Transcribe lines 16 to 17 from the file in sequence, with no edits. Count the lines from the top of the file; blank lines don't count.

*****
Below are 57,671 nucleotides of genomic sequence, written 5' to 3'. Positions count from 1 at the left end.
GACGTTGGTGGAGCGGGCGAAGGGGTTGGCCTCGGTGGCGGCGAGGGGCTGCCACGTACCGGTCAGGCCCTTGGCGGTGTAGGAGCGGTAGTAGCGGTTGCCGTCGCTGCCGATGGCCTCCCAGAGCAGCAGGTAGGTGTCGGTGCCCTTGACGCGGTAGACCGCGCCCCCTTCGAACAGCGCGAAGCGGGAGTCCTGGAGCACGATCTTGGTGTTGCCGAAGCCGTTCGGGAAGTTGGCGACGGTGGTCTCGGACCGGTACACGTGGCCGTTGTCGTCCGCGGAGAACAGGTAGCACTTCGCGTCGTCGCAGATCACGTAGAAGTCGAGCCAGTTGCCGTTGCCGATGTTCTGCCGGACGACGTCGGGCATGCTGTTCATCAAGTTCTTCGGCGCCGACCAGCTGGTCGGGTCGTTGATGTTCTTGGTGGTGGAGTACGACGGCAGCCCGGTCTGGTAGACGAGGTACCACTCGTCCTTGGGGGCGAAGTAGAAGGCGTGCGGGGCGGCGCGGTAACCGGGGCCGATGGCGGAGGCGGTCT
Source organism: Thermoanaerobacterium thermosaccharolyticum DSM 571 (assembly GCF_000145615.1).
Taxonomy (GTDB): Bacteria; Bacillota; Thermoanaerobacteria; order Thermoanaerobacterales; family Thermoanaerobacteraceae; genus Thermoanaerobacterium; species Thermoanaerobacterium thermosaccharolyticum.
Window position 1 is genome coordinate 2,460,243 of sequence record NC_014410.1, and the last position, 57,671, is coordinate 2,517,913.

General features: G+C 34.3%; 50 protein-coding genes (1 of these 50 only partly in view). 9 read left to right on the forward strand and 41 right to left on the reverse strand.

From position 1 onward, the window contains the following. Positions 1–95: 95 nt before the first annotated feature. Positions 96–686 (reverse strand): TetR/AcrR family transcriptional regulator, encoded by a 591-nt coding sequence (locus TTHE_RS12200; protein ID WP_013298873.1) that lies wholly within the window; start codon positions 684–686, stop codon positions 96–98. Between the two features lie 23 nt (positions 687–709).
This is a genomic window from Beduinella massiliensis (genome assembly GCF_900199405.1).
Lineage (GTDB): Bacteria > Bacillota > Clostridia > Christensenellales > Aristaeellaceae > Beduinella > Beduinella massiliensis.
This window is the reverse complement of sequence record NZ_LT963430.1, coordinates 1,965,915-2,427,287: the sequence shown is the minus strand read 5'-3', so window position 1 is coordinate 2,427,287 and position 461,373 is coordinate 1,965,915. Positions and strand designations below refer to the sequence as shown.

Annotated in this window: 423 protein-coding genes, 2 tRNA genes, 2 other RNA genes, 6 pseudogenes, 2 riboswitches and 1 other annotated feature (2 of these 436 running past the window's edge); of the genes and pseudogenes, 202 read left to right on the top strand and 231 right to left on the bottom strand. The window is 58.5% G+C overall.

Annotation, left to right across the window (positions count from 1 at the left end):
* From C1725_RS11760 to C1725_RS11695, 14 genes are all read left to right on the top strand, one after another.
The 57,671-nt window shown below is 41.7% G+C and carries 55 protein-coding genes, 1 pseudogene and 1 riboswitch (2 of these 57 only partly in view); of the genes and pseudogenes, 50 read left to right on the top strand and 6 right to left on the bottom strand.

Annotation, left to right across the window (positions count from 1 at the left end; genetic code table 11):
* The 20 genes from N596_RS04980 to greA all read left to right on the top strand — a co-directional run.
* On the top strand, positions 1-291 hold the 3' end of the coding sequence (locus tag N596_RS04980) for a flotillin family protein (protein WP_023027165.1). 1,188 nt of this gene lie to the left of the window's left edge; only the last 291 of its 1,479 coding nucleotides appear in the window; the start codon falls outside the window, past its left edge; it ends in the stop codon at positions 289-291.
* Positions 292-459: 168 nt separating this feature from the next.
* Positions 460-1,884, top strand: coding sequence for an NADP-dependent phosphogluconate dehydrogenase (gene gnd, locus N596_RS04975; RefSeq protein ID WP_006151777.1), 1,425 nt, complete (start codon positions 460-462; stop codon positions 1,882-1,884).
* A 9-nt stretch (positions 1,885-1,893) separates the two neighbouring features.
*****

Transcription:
* The 20 genes from N596_RS04980 to greA all read left to right on the top strand — a co-directional run.
* On the top strand, positions 1-291 hold the 3' end of the coding sequence (locus tag N596_RS04980) for a flotillin family protein (protein WP_023027165.1). 1,188 nt of this gene lie to the left of the window's left edge; only the last 291 of its 1,479 coding nucleotides appear in the window; the start codon falls outside the window, past its left edge; it ends in the stop codon at positions 289-291.